It was Ruth Graham (not Billy) who once said, “If God doesn’t
soon bring judgment upon America, He’ll have to go back and apologize to Sodom
and Gomorrah!” The issue of divine
judgment frequently arises whenever cataclysmic or catastrophic events happen
in rapid succession somewhere across the globe.
Whether its tsunamis, earthquakes, genocide, serial killings, mass
murders, or political or economic meltdowns, the question of divine retribution
almost always rears its head soon thereafter.
It is quite understandable that those outside the context of
the Bible in general and Christianity in particular would find the idea that
God judges the sinful activities of humanity both now in this world as well as
a future judgment in the world to come to be primitive, fanciful, and even
preposterous. I understand an unbeliever’s
incredulity and hostility because I was once one of them. But what I find most alarming is the general
sense of animus about this coming from within the community of faith known
collectively as the Body of Christ and the Church.
I realize it is easy and convenient for those who are
spiritually immature and lazy to blame every bad thing that happens as God’s
response to someone else’s sin(s). When
human misery reaches its limit, declaring the source as a manifestation of
God’s judgment is a coping mechanism.
Thoughtful and faithful Christians are very aware of the tendency of the
shallow-minded among them to scream embarrassingly loud at the worst times that
the calamity that just happened is punishment from God. All that that seems to accomplish is a
general undermining of the credibility and significance of the evangelical
Christian message. How can anyone know
so soon after a devastating event that it was judgment from God?
However, we should know better than to throw the baby out
with the bath water. Even a cursory and
superficial reading of the Bible reveals many instances of divine judgment
worked out through natural and human disasters.
Noah’s flood, the Babylonian Captivity of the Jews, the earthquake that
tore the curtain into the Holy of Holies in the Temple when Jesus died on the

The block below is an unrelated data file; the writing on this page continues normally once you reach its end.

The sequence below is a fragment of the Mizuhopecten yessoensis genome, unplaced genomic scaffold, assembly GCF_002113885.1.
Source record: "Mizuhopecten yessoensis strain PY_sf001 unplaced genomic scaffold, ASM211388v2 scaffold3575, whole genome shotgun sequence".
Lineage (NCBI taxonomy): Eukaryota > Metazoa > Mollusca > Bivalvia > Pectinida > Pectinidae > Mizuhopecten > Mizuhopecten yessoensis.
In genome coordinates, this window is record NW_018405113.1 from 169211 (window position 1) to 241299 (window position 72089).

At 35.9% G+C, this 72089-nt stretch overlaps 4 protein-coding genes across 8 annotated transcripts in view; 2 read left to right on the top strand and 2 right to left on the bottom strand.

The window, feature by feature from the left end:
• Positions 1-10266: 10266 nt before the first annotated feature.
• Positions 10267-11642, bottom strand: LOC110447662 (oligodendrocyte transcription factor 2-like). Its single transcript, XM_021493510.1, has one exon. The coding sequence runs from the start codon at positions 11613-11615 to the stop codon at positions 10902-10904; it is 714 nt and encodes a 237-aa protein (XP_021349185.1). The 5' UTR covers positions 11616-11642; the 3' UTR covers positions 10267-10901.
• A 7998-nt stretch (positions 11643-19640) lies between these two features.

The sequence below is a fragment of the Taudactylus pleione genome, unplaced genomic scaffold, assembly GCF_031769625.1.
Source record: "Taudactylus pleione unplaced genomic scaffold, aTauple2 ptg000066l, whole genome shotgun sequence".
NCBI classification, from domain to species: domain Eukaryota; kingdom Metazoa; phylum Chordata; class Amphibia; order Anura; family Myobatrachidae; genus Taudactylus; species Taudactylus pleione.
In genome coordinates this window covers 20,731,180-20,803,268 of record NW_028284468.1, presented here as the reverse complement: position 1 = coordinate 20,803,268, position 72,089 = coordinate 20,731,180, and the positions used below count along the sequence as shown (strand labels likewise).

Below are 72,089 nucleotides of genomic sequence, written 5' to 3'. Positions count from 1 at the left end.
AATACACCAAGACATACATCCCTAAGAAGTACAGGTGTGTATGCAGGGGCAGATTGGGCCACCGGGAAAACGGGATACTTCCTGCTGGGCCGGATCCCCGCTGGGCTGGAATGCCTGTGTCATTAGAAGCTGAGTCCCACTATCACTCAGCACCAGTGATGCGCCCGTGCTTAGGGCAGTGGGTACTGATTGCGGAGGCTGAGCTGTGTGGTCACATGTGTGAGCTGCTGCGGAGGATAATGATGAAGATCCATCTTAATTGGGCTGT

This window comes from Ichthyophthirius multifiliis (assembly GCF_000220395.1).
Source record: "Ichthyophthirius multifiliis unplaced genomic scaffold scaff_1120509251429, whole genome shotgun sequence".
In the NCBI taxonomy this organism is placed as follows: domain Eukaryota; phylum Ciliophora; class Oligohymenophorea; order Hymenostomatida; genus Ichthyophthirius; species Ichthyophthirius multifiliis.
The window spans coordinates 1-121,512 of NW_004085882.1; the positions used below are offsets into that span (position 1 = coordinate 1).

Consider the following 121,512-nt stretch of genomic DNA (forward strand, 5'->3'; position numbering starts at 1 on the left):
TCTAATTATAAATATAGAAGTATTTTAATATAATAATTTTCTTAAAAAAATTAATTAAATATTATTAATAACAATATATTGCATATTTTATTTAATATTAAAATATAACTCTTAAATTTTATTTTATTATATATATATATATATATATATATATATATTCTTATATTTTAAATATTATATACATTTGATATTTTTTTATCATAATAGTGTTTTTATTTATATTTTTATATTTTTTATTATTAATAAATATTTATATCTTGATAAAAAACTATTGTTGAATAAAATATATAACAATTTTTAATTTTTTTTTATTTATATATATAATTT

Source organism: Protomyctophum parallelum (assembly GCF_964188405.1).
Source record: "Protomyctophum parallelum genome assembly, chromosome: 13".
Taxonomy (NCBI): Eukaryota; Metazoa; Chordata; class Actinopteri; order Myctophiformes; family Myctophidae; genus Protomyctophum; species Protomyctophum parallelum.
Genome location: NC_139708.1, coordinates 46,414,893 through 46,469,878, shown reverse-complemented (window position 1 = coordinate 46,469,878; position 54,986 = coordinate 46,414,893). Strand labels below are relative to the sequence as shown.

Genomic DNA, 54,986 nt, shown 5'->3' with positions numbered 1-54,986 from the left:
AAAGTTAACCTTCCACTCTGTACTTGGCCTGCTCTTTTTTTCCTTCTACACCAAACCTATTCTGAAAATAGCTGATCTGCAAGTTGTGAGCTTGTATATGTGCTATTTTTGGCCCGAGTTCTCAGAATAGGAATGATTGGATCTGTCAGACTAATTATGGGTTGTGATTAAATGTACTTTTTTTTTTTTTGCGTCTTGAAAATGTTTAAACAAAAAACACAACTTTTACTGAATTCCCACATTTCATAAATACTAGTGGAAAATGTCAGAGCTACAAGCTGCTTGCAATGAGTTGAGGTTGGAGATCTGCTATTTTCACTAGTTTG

cross, and the plagues and disasters written about in the book of Revelation
are just a few acts of divine judgment visited upon people in the world that
come readily to mind. To suggest,
therefore, that no catastrophe or tragedy may have divine implications is,
quite frankly, uninformed.
When something horrific happens it is not my place as a
Christian to declare that it was a judgment from an angry God. I don’t get emails from Heaven or messages
from angels telling me what God has on His mind and why He just poured out His
wrath (if it even was an act of
God). Conversely, however, it is not my
place to assume God had nothing to do with what just happened. Here is one thing that Scripture teaches:
“For the time has come for judgment, and it must begin with God’s household” (1
Peter 5:17). Sometimes, terrible things happen in this world because God’s
holiness has been offended one time too many or one day too long.
When tragedy finds me or my countrymen my task as a
Christian is neither to declare it an act of divine judgment nor automatically
assume it was just a random evil event that befell a fallen world. My job is to search the Scriptures, bow in
prayer, and ask God to inform my soul about what just happened. And if I feel in my heart that it was an act
of judgment from on high what is God looking for from those who call Him
Father? Usually, that answer is
repentance. Repentance for personal and
corporate apathy. Repentance for failing
to stand for righteousness in the presence of evil. Repentance for disobedience.
Graham’s statement about God apologizing to Sodom and
Gomorrah may be a bit extreme but if the intent of it was to suggest that
America’s overt animosity to God and all things holy may have devastating
consequences in the future, then I would have to agree based upon my knowledge
of Scripture. The people of God cannot
continue to sit idly by humming “Amazing Grace” while
evil not only continues to find acceptance in culture but legitimacy in
government. The heartbreaking thing
about divine judgment is that it always seems to come because of the failures
within the community of faith. We are
not supposed to be the cause of suffering but such is the cost, very often, when
we choose to turn a blind eye to sin and evil.
Ray Rooney, Jr.